About Black History Month
During Black History Month, Canadians celebrate the many achievements and contributions of Black Canadians and their communities who, throughout history, have done so much to make Canada a culturally diverse, compassionate, and prosperous country.
Black history in Canada
Black Canadians and their communities have been a part of shaping Canada’s heritage and identity since the arrival of Mathieu Da Costa, a navigator, and interpreter, whose presence in Canada dates back to the early 1600s.
The role of Black Canadians and their communities in Canada has largely been ignored as a key part of Canada’s history. There is little mention that some of the Loyalists who came here after the American Revolution and settled in the Maritimes were people of African descent, nor the fact that many soldiers of African descent made many sacrifices in wartime as far back as the War of 1812.
Few people in Canada are aware of the fact that African people were once enslaved in the territory that is now known as Canada, or of how those who fought enslavement helped to lay the foundation of Canada’s diverse and inclusive society.
Black History Month is a time to learn more about these Canadian stories and the many other important contributions that Black Canadians and their communities have made to the history and continued growth of this country.
Recognizing Black History Month in Canada
The commemoration of Black History Month in North America dates back to 1926, when Harvard-educated African American historian Carter G. Woodson proposed setting aside a time devoted to honour the accomplishments of African Americans and to heighten awareness of Black history in the United States. This led to the establishment of Negro History Week in 1926. Celebrations of Black history began in Canada shortly thereafter. During the early 1970s, the week became known as Black History Week. It was expanded into Black History Month in 1976.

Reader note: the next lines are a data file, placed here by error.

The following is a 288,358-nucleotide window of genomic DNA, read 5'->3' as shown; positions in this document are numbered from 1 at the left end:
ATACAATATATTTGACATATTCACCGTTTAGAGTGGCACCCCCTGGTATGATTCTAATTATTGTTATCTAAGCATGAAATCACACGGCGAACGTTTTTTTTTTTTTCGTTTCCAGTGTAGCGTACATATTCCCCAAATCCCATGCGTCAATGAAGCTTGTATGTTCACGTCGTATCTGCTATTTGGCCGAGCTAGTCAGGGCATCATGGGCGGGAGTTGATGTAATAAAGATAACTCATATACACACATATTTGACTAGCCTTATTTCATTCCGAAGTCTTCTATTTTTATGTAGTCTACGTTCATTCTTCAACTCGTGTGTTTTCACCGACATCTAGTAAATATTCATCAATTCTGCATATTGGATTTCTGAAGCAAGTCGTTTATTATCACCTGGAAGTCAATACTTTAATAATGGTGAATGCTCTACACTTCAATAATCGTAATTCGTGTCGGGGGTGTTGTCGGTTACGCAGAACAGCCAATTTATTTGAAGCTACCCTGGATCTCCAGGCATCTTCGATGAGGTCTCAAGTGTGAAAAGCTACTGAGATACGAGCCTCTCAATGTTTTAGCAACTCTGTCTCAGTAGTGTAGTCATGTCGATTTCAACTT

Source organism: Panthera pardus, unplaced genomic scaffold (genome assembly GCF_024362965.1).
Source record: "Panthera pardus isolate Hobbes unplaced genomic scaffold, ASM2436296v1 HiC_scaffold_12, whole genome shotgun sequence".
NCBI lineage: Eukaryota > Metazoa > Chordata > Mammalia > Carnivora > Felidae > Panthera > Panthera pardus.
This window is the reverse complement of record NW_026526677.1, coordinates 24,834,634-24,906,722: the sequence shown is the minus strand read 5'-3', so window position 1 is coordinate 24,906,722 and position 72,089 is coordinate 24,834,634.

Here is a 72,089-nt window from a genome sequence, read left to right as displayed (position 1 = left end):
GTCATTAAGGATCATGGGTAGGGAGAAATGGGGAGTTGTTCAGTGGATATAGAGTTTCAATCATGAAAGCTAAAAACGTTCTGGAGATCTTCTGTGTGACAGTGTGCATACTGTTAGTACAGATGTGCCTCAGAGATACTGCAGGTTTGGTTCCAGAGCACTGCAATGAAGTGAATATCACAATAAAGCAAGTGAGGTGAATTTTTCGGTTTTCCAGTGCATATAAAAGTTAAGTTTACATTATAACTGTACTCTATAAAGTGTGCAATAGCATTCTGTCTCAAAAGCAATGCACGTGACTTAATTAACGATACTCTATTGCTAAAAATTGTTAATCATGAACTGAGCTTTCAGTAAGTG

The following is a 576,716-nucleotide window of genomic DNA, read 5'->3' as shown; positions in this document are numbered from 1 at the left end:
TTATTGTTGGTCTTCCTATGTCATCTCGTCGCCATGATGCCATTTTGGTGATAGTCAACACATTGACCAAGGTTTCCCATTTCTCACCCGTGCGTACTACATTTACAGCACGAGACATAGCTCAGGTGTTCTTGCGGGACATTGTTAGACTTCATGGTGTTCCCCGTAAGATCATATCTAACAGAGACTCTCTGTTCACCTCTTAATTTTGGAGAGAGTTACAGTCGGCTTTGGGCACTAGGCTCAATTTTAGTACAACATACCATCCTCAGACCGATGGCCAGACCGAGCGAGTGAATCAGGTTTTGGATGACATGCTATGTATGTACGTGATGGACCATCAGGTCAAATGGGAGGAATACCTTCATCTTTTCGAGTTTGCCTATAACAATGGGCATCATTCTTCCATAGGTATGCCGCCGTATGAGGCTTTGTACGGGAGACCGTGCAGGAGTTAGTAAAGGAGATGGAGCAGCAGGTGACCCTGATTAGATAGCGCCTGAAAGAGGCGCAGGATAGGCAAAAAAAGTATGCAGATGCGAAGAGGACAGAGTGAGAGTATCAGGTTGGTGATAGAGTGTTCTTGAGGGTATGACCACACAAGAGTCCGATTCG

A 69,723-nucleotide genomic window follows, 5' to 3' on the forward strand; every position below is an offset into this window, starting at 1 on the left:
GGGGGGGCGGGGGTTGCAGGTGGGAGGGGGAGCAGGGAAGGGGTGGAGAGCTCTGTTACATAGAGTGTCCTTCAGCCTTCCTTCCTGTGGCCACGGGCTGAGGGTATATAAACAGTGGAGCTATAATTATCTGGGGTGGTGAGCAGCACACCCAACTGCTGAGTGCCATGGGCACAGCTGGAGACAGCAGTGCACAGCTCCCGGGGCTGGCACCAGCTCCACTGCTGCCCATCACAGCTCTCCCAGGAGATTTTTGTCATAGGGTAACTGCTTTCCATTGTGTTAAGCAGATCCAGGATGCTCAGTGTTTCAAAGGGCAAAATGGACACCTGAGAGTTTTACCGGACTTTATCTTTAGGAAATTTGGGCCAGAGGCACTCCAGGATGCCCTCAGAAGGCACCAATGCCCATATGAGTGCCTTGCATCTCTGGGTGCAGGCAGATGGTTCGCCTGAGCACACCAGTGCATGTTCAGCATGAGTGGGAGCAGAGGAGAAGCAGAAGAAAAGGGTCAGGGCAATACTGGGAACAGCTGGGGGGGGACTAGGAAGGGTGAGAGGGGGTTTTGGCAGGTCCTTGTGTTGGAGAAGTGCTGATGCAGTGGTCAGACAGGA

In December 1995, the House of Commons officially recognized February as Black History Month in Canada following a motion introduced by the first African Canadian woman elected to Parliament, the Honourable Jean Augustine. The House of Commons carried the motion unanimously.
In February 2008, Senator Donald Oliver, the first Black man appointed to the Senate, introduced the Motion to Recognize Contributions of Black Canadians and February as Black History Month. It received unanimous approval and was adopted on March 4, 2008. The adoption of this motion completed Canada’s parliamentary position on Black History Month.
A British Columbia, and more personal, perspective – Written by Miriam Hayek, a staff member in the Granville Island office
We wanted to touch on the history of black people in British Columbia, because Black History is not something I was taught in school. I didn’t learn about prominent black figures in Canada, or the town of Africville in Nova Scotia, or even Hogan’s Alley, right here in Vancouver. I recently attended a lecture presented by BC Black History Awareness Society, hosted by Dr. June Francis, who spoke about racism towards black people, and one of the things that she mentioned was that black kids who chose black Canadians as the subject of reports were often told by teachers that they’re not relevant enough; that they’re not Canadian enough. Well, here is some insight into the history we weren’t taught, about relevant Canadians: